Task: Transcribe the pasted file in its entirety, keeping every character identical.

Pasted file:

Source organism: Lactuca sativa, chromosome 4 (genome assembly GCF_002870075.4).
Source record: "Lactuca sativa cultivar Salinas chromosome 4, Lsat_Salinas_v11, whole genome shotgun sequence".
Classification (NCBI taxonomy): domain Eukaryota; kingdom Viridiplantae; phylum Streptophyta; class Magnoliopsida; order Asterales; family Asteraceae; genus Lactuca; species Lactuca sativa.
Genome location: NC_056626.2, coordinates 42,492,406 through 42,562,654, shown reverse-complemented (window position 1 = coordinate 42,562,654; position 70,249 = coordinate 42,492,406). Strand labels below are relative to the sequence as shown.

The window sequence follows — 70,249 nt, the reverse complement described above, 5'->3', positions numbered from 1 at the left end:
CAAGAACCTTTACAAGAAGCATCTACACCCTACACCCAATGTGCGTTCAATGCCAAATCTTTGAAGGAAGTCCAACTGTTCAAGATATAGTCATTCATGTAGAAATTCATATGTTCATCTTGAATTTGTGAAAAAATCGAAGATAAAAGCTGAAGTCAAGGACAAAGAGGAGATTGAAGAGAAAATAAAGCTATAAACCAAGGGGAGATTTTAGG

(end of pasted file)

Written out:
Source organism: Lactuca sativa, chromosome 4 (genome assembly GCF_002870075.4).
Source record: "Lactuca sativa cultivar Salinas chromosome 4, Lsat_Salinas_v11, whole genome shotgun sequence".
Classification (NCBI taxonomy): domain Eukaryota; kingdom Viridiplantae; phylum Streptophyta; class Magnoliopsida; order Asterales; family Asteraceae; genus Lactuca; species Lactuca sativa.
Genome location: NC_056626.2, coordinates 42,492,406 through 42,562,654, shown reverse-complemented (window position 1 = coordinate 42,562,654; position 70,249 = coordinate 42,492,406). Strand labels below are relative to the sequence as shown.

The window sequence follows — 70,249 nt, the reverse complement described above, 5'->3', positions numbered from 1 at the left end:
CAAGAACCTTTACAAGAAGCATCTACACCCTACACCCAATGTGCGTTCAATGCCAAATCTTTGAAGGAAGTCCAACTGTTCAAGATATAGTCATTCATGTAGAAATTCATATGTTCATCTTGAATTTGTGAAAAAATCGAAGATAAAAGCTGAAGTCAAGGACAAAGAGGAGATTGAAGAGAAAATAAAGCTATAAACCAAGGGGAGATTTTAGG